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  The use of the renormalisation constant $Z_2$ of the electron self-energy in Peskin & Schroeder

+ 5 like - 0 dislike

The use of renormalisation constants often puzzles me. A good example is the use of Z_2 in the equation (7.58) of Peskin Schroeder. Z_2 is defined in equation (7.26). as $Z_2^{-1} = 1-\frac{d\Sigma}{dp}$. Later in equation (7.31) it is said:

$Z_2-1 = d\Sigma/dp$ although this term is supposed to be infinite. But $d\Sigma/dp$ is treated of being smaller than 1. Okay, in this example the Pauli-Villars renormalisation is used where a rather high $\Lambda$ is needed to make $d\Sigma/dp$ larger than 1. But what would be if $Z_2$ were computed with dimensional regularization ?

Shouldn't be at least : $d\Sigma/dp + (d\Sigma/dp)^2 + (d\Sigma/dp)^3 + \dots $

I know that $d\Sigma/dp$ is of order $\alpha$ and there should be counter term to make the sum of both small (to order \alpha). On the other I am almost sure that when the counter terms of the next order \alpha^2 are calculated that it already forgotten that there was also a term $(d\Sigma/dp)^2$ which also need a counter term and for $\alpha^3$ order again and so on. Could somebody explain it to me ? Thank you.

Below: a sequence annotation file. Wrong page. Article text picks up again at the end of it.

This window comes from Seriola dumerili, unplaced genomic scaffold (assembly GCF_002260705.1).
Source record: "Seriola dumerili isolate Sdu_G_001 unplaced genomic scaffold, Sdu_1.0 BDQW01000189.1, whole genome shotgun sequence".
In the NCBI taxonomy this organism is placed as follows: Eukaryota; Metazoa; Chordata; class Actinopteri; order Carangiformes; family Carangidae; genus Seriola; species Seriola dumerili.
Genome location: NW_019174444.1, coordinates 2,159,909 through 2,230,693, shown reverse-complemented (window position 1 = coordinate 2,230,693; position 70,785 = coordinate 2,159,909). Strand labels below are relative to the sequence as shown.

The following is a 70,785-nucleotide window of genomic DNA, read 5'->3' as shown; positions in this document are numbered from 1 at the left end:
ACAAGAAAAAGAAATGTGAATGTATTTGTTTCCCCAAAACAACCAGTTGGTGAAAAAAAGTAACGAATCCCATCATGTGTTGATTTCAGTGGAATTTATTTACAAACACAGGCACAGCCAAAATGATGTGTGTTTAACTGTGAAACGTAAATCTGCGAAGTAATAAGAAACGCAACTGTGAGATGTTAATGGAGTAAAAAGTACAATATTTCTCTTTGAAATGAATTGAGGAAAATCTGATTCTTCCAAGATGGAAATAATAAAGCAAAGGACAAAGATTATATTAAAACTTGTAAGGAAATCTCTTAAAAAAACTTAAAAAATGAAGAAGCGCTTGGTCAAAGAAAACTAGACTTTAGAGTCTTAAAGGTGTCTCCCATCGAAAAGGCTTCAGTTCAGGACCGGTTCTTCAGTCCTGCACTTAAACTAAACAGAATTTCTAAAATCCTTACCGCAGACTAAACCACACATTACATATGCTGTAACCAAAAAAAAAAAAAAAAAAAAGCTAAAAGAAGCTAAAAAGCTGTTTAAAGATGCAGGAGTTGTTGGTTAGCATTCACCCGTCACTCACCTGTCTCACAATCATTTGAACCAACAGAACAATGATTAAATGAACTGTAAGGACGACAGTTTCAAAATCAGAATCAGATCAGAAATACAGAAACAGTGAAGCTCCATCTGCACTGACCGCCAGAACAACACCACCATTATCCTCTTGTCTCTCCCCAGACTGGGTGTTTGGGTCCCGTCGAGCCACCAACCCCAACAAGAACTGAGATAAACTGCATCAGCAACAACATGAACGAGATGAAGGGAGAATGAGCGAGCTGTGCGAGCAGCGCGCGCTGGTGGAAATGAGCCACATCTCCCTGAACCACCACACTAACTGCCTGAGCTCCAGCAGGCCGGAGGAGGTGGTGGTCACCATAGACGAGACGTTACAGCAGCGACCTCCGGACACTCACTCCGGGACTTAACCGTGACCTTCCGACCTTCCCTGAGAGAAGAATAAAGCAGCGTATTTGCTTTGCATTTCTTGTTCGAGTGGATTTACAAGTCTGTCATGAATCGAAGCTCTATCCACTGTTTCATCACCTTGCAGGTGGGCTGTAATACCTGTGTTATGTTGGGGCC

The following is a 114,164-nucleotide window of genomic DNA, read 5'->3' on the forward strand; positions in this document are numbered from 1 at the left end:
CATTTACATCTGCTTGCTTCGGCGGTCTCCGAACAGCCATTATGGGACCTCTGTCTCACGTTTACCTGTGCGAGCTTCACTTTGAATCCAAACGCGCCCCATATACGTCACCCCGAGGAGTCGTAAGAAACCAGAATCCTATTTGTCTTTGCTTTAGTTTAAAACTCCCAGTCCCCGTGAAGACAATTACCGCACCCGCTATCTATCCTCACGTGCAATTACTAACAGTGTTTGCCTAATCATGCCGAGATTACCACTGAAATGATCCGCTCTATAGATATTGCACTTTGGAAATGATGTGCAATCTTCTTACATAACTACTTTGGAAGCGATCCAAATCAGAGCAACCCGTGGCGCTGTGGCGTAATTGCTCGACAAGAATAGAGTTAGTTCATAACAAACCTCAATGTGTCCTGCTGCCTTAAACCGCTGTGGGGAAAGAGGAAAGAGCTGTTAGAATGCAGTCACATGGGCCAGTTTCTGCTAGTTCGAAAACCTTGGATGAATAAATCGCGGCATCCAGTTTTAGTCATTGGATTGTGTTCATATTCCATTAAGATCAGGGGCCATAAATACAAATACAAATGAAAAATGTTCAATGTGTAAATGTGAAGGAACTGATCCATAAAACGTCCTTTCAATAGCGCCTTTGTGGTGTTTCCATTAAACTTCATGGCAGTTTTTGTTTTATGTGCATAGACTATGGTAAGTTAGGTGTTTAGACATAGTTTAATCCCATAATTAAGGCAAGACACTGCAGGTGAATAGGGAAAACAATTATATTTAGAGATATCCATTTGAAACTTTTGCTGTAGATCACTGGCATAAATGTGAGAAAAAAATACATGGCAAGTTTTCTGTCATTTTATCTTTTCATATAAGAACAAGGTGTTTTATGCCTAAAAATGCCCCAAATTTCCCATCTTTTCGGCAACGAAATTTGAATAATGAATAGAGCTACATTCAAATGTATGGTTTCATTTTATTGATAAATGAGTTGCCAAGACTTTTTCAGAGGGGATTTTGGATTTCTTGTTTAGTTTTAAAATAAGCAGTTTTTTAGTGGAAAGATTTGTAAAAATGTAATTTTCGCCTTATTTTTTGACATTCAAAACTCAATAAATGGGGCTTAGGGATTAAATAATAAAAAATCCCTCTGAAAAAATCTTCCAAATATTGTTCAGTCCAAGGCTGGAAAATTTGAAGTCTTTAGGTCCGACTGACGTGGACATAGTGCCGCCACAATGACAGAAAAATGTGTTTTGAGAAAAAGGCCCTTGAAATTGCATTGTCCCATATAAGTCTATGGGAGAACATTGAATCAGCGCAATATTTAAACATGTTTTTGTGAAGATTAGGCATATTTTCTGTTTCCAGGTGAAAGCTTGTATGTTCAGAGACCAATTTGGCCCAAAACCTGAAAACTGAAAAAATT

This post imported from StackExchange Physics at 2014-06-10 21:34 (UCT), posted by SE-user Frederic Thomas
asked Jun 8, 2014 in Theoretical Physics by Frederic Thomas (25 points) [ no revision ]
Hi Frederic, may I recommend you to write your equations with MathJax, see here for more info.

This post imported from StackExchange Physics at 2014-06-10 21:34 (UCT), posted by SE-user Hunter
@Hunter: He did, but he forgot the dollar signs :)

This post imported from StackExchange Physics at 2014-06-10 21:34 (UCT), posted by SE-user JamalS
@JamalS look at his previous questions, for instance here and here. The OP always seems to "forget" the dollar signs, so I thought someone should make him/here aware of this so that we don't constantly have to improve his/her posts.

This post imported from StackExchange Physics at 2014-06-10 21:34 (UCT), posted by SE-user Hunter

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